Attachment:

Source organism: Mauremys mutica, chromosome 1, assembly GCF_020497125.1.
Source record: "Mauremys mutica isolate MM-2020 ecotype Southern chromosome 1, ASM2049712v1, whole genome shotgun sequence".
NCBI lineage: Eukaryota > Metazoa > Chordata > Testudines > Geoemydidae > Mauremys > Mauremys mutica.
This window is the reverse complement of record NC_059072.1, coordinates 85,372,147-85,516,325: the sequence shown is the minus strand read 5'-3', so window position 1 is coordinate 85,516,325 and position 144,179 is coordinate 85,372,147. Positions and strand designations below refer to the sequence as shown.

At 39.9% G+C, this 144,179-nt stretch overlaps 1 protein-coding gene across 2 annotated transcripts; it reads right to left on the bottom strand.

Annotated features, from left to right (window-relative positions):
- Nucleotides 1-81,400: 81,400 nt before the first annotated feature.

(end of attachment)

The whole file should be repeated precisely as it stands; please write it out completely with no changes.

Source organism: Mauremys mutica, chromosome 1, assembly GCF_020497125.1.
Source record: "Mauremys mutica isolate MM-2020 ecotype Southern chromosome 1, ASM2049712v1, whole genome shotgun sequence".
NCBI lineage: Eukaryota > Metazoa > Chordata > Testudines > Geoemydidae > Mauremys > Mauremys mutica.
This window is the reverse complement of record NC_059072.1, coordinates 85,372,147-85,516,325: the sequence shown is the minus strand read 5'-3', so window position 1 is coordinate 85,516,325 and position 144,179 is coordinate 85,372,147. Positions and strand designations below refer to the sequence as shown.

At 39.9% G+C, this 144,179-nt stretch overlaps 1 protein-coding gene across 2 annotated transcripts; it reads right to left on the bottom strand.

Annotated features, from left to right (window-relative positions):
- Nucleotides 1-81,400: 81,400 nt before the first annotated feature.